Lions galore on a game drive in Uganda’s most popular national park

Star Travel Rating

4/5

Review type

Things to do

Location

Date of travel

June, 2022

Product name

Queen Elizabeth National Park

Product country

Uganda

Product city

South west Uganda

Travelled with

Couple

Reasons for trip

Culture/Sightseeing

Queen Elizabeth National Park is Uganda’s most popular. It’s diversity of habitats, including lakes, savannah grasslands, forests and wetlands, attracts the biggest variety of large mammals in the country. Whilst staying for three nights at Mweya Safari Lodge, our activities included lion tracking and searching for the unique tree climbing lions, boat rides and a more traditional game drive.

On route to our lodge, we stopped at a green roofed bandstand, known as the Queen’s Pavilion. Built in 1958 to receive the Queen Mother, it is located on a site visited by the Queen and Duke of Edinburgh in 1954. There was a great map in bronze relief with a blue line showing the route taken by the Queen, known as the Royal Circuit. The town of Katwe was marked and I remembered the film, Queen of Katwe about a young chess prodigy.

Our morning game drive began at 6.15am with early morning coffee and biscuits in the lodge. Our route to the Kasenyi Plains passed Lake Nyamunuka which literally means ‘rotting meat’ and even with windows closed, there was a strong, sulphurous smell which didn’t seem to bother the herd of buffalo drinking at the waters’ edge.

The terrain of savannah grassland is dotted with a ubiquitous plant, the candelabra shrub Euphorbia Candelabrum, a cactus like succulent that grows to tree like dimensions.

As it was still relatively dark, our first sighting was the nocturnal giant-forest hog, the largest African pig species, which is rarely seen in the grasslands as it prefers the forests. A spotted hyena swiftly followed before we joined a group of vehicles watching six lions. But having spent a morning tracking them the previous day, we drove onwards, passing what is known as ‘kob breeding ground’. However, we couldn’t escape lion sightings. Vehicles were parked again, watching what our guide assured us were two sleeping lions in the grass in front of us. Whilst we could see the tree he referred to, all we could see were what we thought were two ant hills. Eventually, all the vehicles drove off, but our guide suggested staying as they’d be waking shortly. Sure enough they did, and we were rewarded with the male and female walking off into the thicket.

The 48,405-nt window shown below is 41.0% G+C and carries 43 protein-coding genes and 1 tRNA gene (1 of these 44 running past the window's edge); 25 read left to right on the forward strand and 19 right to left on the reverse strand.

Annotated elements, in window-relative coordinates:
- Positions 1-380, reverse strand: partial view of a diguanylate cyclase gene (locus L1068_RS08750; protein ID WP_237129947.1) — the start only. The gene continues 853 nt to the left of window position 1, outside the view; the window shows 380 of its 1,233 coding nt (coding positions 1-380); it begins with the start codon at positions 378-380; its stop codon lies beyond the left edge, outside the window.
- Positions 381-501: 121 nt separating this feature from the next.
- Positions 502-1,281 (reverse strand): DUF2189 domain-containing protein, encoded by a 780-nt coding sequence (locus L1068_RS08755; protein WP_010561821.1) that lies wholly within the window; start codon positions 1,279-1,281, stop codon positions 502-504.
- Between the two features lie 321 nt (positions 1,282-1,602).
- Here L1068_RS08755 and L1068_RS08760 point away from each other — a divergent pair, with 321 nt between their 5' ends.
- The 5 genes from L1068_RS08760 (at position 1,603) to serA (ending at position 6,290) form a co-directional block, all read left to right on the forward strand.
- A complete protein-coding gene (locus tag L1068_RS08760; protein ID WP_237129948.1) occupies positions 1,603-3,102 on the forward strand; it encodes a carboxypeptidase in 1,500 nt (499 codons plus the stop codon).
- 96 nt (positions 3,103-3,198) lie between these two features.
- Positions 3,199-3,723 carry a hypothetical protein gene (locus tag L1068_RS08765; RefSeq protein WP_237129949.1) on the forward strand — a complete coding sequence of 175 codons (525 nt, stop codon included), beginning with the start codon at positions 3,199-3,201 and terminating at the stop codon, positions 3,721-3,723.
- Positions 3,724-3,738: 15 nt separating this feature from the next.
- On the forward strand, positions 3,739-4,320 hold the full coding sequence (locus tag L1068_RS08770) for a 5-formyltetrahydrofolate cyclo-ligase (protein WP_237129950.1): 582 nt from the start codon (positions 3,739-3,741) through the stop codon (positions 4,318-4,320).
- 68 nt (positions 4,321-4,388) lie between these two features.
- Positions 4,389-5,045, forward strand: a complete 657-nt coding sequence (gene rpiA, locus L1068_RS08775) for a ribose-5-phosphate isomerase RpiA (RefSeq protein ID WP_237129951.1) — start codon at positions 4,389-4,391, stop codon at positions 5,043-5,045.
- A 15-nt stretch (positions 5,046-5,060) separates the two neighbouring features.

Other animal sightings included the African buffalo, which we noticed were slightly redder because of interbreeding between the cape buffalo and the smaller, redder forest buffalo of the Congolese rainforest. We had two new bird sightings for my checklist: the lappet-faced vulture, Africa’s largest, and the African wattled lapwing which, although a wading bird with distinctive long yellow legs, enjoys damp grasslands.

Following a telephone tip-off we raced to a leopard sighting. After ten minutes of searching the long grass with binoculars I finally spotted leopard ears. It was at this point I decided on four categories of sightings:

1. Sightings seen by your guide but not you, due to their advanced eyesight.
2. Sightings seen by you but in conditions where you cannot get a photo because it is too dark, they’re too far away, or they move before your camera is ready.
3. Sightings you can see and photograph easily.
4. Things you wished you’d seen.

On our morning drive, we experienced all four categories.

Helen Jackson

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